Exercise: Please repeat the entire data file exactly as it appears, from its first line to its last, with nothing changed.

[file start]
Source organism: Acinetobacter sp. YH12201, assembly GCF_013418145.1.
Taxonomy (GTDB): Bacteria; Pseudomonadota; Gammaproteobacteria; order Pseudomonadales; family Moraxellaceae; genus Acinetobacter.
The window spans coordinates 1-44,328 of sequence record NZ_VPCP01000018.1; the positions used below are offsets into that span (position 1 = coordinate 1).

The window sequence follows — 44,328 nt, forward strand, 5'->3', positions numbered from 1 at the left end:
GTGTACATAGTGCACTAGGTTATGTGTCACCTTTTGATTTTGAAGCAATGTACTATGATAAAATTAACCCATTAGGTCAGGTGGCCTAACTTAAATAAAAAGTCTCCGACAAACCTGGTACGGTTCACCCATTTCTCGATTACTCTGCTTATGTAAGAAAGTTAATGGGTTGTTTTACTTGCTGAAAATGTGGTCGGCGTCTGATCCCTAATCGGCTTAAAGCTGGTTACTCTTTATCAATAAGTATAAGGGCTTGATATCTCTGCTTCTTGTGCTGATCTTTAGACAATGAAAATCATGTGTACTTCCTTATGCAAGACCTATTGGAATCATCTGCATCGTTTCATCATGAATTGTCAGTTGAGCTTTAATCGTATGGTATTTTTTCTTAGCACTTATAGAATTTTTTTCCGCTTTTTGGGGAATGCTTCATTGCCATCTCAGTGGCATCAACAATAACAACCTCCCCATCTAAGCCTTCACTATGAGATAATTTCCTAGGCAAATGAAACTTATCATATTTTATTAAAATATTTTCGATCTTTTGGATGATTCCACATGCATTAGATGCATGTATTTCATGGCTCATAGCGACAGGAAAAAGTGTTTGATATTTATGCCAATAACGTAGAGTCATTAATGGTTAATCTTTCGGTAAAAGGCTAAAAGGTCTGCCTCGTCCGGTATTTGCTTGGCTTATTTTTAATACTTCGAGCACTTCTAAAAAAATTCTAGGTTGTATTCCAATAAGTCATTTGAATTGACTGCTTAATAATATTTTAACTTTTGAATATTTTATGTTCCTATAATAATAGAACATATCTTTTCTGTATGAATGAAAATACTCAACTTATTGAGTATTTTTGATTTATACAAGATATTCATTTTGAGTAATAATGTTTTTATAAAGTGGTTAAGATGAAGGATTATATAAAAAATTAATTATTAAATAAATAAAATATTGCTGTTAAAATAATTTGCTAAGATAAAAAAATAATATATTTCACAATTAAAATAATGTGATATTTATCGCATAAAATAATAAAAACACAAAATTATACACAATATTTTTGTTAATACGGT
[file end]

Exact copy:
Source organism: Acinetobacter sp. YH12201, assembly GCF_013418145.1.
Taxonomy (GTDB): Bacteria; Pseudomonadota; Gammaproteobacteria; order Pseudomonadales; family Moraxellaceae; genus Acinetobacter.
The window spans coordinates 1-44,328 of sequence record NZ_VPCP01000018.1; the positions used below are offsets into that span (position 1 = coordinate 1).

The window sequence follows — 44,328 nt, forward strand, 5'->3', positions numbered from 1 at the left end:
GTGTACATAGTGCACTAGGTTATGTGTCACCTTTTGATTTTGAAGCAATGTACTATGATAAAATTAACCCATTAGGTCAGGTGGCCTAACTTAAATAAAAAGTCTCCGACAAACCTGGTACGGTTCACCCATTTCTCGATTACTCTGCTTATGTAAGAAAGTTAATGGGTTGTTTTACTTGCTGAAAATGTGGTCGGCGTCTGATCCCTAATCGGCTTAAAGCTGGTTACTCTTTATCAATAAGTATAAGGGCTTGATATCTCTGCTTCTTGTGCTGATCTTTAGACAATGAAAATCATGTGTACTTCCTTATGCAAGACCTATTGGAATCATCTGCATCGTTTCATCATGAATTGTCAGTTGAGCTTTAATCGTATGGTATTTTTTCTTAGCACTTATAGAATTTTTTTCCGCTTTTTGGGGAATGCTTCATTGCCATCTCAGTGGCATCAACAATAACAACCTCCCCATCTAAGCCTTCACTATGAGATAATTTCCTAGGCAAATGAAACTTATCATATTTTATTAAAATATTTTCGATCTTTTGGATGATTCCACATGCATTAGATGCATGTATTTCATGGCTCATAGCGACAGGAAAAAGTGTTTGATATTTATGCCAATAACGTAGAGTCATTAATGGTTAATCTTTCGGTAAAAGGCTAAAAGGTCTGCCTCGTCCGGTATTTGCTTGGCTTATTTTTAATACTTCGAGCACTTCTAAAAAAATTCTAGGTTGTATTCCAATAAGTCATTTGAATTGACTGCTTAATAATATTTTAACTTTTGAATATTTTATGTTCCTATAATAATAGAACATATCTTTTCTGTATGAATGAAAATACTCAACTTATTGAGTATTTTTGATTTATACAAGATATTCATTTTGAGTAATAATGTTTTTATAAAGTGGTTAAGATGAAGGATTATATAAAAAATTAATTATTAAATAAATAAAATATTGCTGTTAAAATAATTTGCTAAGATAAAAAAATAATATATTTCACAATTAAAATAATGTGATATTTATCGCATAAAATAATAAAAACACAAAATTATACACAATATTTTTGTTAATACGGT